The Eblani, whose territory also extended over Dublin and Kildare, are mentioned by Ptolemy as being settled in this county. According to the native divisions it formed part of one of the five kingdoms into which Ireland was partitioned, and was known by the name of Mithe, Methe, Media or Midia, perhaps from its central situation. Other writers, however, derive its name from the Irish Maith or Magh, a "plain," or "level country," a derivation indicative of its natural character. It was afterwards divided into two parts, Oireamhoin, or "the eastern country," which comprehended the portion now known by the name of Meath; and Eireamhoin, or "the western country," comprehending the present counties of Westmeath and Longford, with parts of Cavan, Kildare, and the King's county. The prince of East Meath was O'Nial, hereditary chieftain of Caelman or Clancolman, who is distinguished in the native annals by the name of the southern O'Nial. The district surrounding the hill of Taragh was originally called Magh-Breagh. On this hill, called also Teamor, from Teaghmor, "the great house," was held the general assembly of the states of the kingdom, which met triennially, from a very early period to the end of the sixth century. Here was preserved the Labheireg, or "stone of destiny," on which the monarchs of Ireland were placed at their inauguration, and which, after having been removed to Scotland, was carried away by Edw. I., among the other trophies of his victory, to Westminster, where it still remains. From this hill, which St. Patrick chose as the most appropriate place for promulgating the object of his mission, the Christian religion spread itself rapidly over every part of the island. The numerous religious institutions founded by that apostle and his immediate disciples throughout the surrounding districts, attest the rapid progress and permanence of the new doctrine. This part of Ireland suffered severely by the invasions of the Danes. In 838, Turgesius, king of that nation, sailed up the Boyne, and after making the country the scene of unexampled devastation, in which the persons and property of the Christian clergy were principal objects of persecution, he fixed here his seat of government. The erection of the numerous raths scattered over the county is attributed to him and his followers; one of them, of peculiar extent and strength, in the immediate neighbourhood of Taragh, is said to have been his chief place of residence. After his assassination by Melaghlin, king of Meath, the Danes who escaped a similar fate, after a continued struggle for more than a century, were totally defeated at Taragh in 980. Yet the frequent destruction of monasteries and towns recorded in the annals of the religious houses alford melancholy proof that, though unable to regain their former dominion, this ferocious and warlike people were powerful enough to disturb the tranquillity of the country by their frequent predatory incursions.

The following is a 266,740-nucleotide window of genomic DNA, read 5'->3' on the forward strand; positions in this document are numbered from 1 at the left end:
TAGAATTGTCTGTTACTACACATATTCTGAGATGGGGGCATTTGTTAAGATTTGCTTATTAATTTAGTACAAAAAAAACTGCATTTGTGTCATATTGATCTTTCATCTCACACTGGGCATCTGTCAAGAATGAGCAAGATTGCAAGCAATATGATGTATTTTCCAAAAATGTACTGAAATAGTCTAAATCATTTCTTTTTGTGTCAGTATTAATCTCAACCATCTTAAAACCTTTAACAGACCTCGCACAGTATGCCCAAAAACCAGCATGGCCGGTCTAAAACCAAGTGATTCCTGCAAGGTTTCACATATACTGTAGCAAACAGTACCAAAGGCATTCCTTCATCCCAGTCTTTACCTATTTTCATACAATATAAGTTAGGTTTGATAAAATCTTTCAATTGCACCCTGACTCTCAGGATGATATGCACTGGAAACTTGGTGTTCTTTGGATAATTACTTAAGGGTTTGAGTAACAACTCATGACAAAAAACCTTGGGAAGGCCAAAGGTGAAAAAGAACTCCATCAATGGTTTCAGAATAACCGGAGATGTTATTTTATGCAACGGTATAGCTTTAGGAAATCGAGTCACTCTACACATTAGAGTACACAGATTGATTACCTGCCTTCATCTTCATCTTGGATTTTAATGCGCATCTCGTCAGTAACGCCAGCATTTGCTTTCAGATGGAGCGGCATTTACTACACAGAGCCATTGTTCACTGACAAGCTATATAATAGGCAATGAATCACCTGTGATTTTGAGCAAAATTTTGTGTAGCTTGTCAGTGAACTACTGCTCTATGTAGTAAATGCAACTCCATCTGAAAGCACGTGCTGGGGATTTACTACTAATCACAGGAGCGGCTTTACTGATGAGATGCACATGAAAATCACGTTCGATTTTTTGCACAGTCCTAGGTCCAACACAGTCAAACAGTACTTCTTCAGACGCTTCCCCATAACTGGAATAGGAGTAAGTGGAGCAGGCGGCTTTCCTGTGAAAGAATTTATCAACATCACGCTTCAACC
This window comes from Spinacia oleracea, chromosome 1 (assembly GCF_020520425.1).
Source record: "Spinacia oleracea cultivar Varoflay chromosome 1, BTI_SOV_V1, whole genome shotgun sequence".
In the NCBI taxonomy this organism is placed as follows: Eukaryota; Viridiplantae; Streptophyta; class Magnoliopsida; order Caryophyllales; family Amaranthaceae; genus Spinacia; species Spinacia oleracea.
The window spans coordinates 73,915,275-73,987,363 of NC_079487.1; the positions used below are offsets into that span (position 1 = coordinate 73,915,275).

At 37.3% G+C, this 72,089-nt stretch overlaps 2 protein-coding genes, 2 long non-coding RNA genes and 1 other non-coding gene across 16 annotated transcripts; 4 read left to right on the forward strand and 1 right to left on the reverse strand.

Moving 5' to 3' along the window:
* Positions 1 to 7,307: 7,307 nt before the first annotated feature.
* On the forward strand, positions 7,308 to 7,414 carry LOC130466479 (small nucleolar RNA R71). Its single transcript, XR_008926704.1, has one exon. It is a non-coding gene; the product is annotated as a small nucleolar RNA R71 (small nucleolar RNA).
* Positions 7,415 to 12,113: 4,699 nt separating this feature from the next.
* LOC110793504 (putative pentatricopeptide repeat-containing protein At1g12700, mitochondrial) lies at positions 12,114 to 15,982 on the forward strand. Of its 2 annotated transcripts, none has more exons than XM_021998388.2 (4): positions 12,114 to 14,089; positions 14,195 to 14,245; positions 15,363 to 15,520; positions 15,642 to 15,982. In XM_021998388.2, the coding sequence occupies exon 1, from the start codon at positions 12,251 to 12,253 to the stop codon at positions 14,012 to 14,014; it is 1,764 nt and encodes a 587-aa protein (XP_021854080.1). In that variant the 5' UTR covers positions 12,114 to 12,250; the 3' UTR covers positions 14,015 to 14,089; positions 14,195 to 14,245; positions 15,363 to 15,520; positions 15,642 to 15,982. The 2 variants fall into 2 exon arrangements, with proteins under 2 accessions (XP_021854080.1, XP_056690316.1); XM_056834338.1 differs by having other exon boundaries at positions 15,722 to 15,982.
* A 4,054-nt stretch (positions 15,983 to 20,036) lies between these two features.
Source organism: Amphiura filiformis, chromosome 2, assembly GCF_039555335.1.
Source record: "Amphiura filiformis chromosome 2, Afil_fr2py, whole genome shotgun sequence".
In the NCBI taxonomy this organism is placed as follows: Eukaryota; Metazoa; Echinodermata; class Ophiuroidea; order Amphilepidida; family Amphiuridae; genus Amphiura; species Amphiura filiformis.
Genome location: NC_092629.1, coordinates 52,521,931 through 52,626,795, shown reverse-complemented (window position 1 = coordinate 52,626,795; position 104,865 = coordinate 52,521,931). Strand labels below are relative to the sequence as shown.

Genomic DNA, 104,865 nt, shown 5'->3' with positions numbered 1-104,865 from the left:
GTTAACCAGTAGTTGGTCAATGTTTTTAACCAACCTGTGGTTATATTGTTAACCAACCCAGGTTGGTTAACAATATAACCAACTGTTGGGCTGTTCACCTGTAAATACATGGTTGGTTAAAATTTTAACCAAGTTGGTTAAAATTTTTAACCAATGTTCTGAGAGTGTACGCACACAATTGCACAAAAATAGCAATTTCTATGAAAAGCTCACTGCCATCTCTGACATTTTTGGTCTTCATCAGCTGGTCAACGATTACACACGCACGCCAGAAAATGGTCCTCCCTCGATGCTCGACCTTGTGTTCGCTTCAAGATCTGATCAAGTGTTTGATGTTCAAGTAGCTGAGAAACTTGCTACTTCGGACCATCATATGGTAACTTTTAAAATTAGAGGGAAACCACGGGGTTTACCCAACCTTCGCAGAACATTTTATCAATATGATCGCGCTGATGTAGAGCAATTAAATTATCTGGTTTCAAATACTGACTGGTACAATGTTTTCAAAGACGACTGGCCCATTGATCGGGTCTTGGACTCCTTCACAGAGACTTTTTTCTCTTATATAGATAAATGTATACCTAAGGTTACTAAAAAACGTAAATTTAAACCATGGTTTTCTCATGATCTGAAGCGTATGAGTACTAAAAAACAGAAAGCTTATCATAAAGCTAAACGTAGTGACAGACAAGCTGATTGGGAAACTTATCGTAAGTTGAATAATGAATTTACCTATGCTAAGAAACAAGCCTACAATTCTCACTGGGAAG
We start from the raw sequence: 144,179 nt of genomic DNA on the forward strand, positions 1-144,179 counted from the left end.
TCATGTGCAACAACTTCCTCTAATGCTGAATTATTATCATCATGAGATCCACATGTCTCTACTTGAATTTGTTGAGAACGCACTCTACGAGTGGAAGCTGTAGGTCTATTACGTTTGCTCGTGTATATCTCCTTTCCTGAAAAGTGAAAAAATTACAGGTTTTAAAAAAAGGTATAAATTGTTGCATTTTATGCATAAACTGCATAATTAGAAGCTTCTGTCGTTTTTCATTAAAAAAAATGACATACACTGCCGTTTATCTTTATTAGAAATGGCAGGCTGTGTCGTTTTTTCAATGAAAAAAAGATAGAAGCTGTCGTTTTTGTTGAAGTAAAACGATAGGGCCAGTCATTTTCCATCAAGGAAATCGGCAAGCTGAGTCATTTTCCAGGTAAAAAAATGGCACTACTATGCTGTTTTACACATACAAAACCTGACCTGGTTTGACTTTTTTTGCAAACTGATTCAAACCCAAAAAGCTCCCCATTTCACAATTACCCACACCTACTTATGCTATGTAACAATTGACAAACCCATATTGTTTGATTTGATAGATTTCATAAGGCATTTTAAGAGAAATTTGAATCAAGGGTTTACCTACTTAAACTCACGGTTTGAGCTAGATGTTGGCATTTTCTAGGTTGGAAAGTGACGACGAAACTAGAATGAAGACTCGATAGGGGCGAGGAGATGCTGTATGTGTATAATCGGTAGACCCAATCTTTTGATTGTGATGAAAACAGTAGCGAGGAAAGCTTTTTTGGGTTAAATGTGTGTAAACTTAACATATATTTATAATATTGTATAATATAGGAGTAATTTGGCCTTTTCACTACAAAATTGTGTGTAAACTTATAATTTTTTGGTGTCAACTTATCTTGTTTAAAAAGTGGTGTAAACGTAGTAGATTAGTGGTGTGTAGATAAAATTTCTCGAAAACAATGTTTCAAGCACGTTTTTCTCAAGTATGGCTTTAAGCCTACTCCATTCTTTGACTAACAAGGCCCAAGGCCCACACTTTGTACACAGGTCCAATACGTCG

After the arrival of the English, Hen. II. granted to Hugh de Lacy the whole of the ancient kingdom of Meath, to hold by the service of 50 knights. De Lacy shortly afterwards divided the greater portion of this princely grant among his principal followers, giving to Gilbert Nangle the territory of Morgallion; to Jocelyn, son of Gilbert, Navan, Ardbraccan, and their dependencies; to Adam Pheipo, the district and manor of Skreen; to Robert Misset, the lands of Lune, and to Gilbert Fitz-Thomas, Kells. From these grants, and from their first possessors having been created barons by the lord of the palatinate, who exercised the rights of sovereignty, the divisions were called baronies, which term ultimately became the general name for the great divisions of counties. The new occupants were not permitted to enjoy undisturbed the possessions thus acquired. Roderic O'Conor, King of Ireland, at the head of a large army, suddenly entered Meath, and laid siege to Trim, which was saved by the rapid approach of Raymond le Gros, then celebrating his marriage with Strongbow's sister in Wexford. The county also suffered about the same time from the incursions of the Irish of Ulster, and from an invasion of Melaghlin, King of Meath, who took and demolished Slane Castle, after its governor, Richard Fleming, had been killed in its defence. On the death of Hugh de Lacy, who was assassinated at Dermagh or Durrow, in the King's county, by one of his own dependants, Meath descended to his son Walter. King John spent some time in this county during his abode in Ireland, and tradition says that he held a parliament at Trim, which is very doubtful, as there are no traces of its proceedings. A tomb in which one of this king's daughters is said to have been interred was shewn in the abbey of Newtown, near Trim. About the year 1220, Meath was almost ruined by the private quarrels of Hugh, Earl of Ulster, and William Marshall. Walter de Lacy having died in 1234 without male issue, his princely possessions descended to his two daughters, the wives of Geolfrey de Geneville and Theobald Verdun. In the reign of Henry VIII., the extensive church property in the county fell into the hands of the king on the dissolution of the monasteries: and towards the close of the same reign Con O'Nial, King or Prince of Ulster, invaded Meath and pillaged and burned Navan in his progress; to prevent a recurrence of this calamity a cess of 3s. 4d. was laid on every ploughland in the county, to be applied towards enclosing Navan with a wall. In the 34th year of the same king's reign, the division of the county into Meath and Westmeath took place. During the reign of Elizabeth the county was in a state of great wretchedness and destitution, as appears from the report made by Sir Henry Sidney, in 1576, in which he says "that, of the 224 parish churches then in the diocese, the walls of many had fallen; very few chancels were covered, and the windows and doors were spoiled. Fifty-two of these churches, which had vicars endowed, were better maintained and served than the others, yet but badly: 52 of the residue, which belonged to particular lords, though in a better state, were far from well." In the year 1798 a large body of insurgents, who had posted themselves on the hill of Taragh, were routed with considerable loss by a detachment of the King's troops and yeomanry.
Transcribed from A Topographical Dictionary of Ireland, 1840 by Samuel Lewis